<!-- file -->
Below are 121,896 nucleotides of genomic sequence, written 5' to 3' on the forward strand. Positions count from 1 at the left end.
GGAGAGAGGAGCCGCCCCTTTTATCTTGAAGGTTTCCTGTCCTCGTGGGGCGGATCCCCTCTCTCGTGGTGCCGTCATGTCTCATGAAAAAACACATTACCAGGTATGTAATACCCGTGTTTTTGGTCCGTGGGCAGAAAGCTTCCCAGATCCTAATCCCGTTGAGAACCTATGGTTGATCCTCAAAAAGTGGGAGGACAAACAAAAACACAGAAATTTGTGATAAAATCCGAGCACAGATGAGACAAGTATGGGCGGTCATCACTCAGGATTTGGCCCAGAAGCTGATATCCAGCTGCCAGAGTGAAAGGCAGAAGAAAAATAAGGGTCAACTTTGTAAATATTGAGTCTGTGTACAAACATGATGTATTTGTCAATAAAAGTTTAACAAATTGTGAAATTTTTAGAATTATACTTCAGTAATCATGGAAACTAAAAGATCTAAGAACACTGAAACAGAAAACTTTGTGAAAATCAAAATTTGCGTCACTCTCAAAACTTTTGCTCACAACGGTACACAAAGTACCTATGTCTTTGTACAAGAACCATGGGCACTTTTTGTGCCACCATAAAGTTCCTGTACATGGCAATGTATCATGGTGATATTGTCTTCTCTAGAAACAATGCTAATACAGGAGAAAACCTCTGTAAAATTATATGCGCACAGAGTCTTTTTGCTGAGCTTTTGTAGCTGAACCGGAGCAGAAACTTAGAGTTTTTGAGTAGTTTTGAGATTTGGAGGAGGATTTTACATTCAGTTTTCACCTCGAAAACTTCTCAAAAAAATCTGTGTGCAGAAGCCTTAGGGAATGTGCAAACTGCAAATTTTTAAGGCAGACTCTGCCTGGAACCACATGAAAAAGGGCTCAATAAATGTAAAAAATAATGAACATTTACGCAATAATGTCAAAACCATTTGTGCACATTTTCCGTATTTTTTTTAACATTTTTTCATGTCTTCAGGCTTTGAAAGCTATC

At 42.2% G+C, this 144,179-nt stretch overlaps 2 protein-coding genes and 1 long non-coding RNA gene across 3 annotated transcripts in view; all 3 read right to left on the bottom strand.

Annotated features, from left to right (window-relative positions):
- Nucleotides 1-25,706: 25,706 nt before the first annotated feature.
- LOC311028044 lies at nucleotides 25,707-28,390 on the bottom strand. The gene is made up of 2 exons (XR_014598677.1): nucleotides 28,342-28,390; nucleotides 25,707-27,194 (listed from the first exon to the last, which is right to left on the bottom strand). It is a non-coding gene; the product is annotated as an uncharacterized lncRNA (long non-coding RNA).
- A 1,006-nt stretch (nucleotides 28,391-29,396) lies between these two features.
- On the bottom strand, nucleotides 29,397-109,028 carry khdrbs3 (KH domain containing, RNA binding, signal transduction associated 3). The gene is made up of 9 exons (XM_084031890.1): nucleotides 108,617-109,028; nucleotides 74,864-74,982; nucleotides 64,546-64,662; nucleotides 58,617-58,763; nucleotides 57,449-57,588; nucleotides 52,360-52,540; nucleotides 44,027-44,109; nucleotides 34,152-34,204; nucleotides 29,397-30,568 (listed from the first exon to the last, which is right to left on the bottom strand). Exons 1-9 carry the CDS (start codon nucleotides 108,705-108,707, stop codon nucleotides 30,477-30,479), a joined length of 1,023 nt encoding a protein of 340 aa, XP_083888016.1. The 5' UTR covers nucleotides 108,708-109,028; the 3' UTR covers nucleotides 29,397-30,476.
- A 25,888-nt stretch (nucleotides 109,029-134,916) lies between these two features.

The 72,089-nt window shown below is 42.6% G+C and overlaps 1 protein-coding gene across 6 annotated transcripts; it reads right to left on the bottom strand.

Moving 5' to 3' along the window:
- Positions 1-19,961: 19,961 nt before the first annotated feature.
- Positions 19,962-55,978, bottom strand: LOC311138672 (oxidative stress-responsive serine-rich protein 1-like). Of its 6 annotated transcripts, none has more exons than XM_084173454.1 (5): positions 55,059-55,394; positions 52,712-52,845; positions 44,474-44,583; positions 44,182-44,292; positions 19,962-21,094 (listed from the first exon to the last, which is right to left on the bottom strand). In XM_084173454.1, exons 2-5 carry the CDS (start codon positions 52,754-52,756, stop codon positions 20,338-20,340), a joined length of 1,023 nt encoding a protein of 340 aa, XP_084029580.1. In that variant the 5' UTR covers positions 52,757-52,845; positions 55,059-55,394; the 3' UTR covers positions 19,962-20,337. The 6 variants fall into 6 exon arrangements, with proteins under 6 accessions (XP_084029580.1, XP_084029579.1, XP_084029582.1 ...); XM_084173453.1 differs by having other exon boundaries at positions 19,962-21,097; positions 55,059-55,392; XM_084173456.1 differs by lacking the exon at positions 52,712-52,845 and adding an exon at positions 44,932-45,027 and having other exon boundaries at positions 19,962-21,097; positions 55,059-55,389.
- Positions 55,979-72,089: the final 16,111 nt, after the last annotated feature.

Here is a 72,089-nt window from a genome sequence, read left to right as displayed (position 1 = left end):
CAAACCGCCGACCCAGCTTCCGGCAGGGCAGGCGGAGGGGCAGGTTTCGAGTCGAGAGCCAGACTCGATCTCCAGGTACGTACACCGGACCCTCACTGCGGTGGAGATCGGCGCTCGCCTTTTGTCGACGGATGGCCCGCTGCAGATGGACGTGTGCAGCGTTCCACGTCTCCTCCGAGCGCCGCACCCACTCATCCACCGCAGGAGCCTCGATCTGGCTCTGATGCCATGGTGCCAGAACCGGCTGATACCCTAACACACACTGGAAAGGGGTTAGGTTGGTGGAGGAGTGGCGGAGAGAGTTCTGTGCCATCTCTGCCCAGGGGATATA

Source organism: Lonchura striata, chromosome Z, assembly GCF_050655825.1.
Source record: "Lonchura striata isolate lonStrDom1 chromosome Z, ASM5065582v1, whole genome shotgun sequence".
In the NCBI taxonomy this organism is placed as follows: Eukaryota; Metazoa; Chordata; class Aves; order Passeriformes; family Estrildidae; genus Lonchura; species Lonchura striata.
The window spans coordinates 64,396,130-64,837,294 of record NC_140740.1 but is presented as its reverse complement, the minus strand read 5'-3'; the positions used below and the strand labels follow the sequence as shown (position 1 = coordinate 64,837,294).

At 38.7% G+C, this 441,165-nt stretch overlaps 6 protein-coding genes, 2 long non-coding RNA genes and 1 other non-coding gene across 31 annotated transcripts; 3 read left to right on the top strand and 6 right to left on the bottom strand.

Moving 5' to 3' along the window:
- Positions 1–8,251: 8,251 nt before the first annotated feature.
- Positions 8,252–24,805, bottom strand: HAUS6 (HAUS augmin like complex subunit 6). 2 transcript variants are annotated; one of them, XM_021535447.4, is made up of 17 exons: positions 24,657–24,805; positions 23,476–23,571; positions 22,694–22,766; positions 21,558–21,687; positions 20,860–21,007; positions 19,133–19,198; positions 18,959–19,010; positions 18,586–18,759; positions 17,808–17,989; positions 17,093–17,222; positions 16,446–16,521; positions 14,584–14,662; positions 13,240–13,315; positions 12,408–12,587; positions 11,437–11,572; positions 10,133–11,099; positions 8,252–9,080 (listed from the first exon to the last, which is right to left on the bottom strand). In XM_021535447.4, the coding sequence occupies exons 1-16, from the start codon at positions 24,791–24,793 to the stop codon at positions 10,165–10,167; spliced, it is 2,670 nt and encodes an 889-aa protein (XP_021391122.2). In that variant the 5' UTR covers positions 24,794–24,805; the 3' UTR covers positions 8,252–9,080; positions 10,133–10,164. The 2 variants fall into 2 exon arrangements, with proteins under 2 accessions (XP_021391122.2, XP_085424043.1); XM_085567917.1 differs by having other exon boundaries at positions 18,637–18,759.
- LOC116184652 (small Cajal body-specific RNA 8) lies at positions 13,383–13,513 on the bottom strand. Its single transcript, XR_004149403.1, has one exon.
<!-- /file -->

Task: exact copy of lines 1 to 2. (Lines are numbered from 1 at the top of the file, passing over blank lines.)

Below are 121,896 nucleotides of genomic sequence, written 5' to 3' on the forward strand. Positions count from 1 at the left end.
GGAGAGAGGAGCCGCCCCTTTTATCTTGAAGGTTTCCTGTCCTCGTGGGGCGGATCCCCTCTCTCGTGGTGCCGTCATGTCTCATGAAAAAACACATTACCAGGTATGTAATACCCGTGTTTTTGGTCCGTGGGCAGAAAGCTTCCCAGATCCTAATCCCGTTGAGAACCTATGGTTGATCCTCAAAAAGTGGGAGGACAAACAAAAACACAGAAATTTGTGATAAAATCCGAGCACAGATGAGACAAGTATGGGCGGTCATCACTCAGGATTTGGCCCAGAAGCTGATATCCAGCTGCCAGAGTGAAAGGCAGAAGAAAAATAAGGGTCAACTTTGTAAATATTGAGTCTGTGTACAAACATGATGTATTTGTCAATAAAAGTTTAACAAATTGTGAAATTTTTAGAATTATACTTCAGTAATCATGGAAACTAAAAGATCTAAGAACACTGAAACAGAAAACTTTGTGAAAATCAAAATTTGCGTCACTCTCAAAACTTTTGCTCACAACGGTACACAAAGTACCTATGTCTTTGTACAAGAACCATGGGCACTTTTTGTGCCACCATAAAGTTCCTGTACATGGCAATGTATCATGGTGATATTGTCTTCTCTAGAAACAATGCTAATACAGGAGAAAACCTCTGTAAAATTATATGCGCACAGAGTCTTTTTGCTGAGCTTTTGTAGCTGAACCGGAGCAGAAACTTAGAGTTTTTGAGTAGTTTTGAGATTTGGAGGAGGATTTTACATTCAGTTTTCACCTCGAAAACTTCTCAAAAAAATCTGTGTGCAGAAGCCTTAGGGAATGTGCAAACTGCAAATTTTTAAGGCAGACTCTGCCTGGAACCACATGAAAAAGGGCTCAATAAATGTAAAAAATAATGAACATTTACGCAATAATGTCAAAACCATTTGTGCACATTTTCCGTATTTTTTTTAACATTTTTTCATGTCTTCAGGCTTTGAAAGCTATC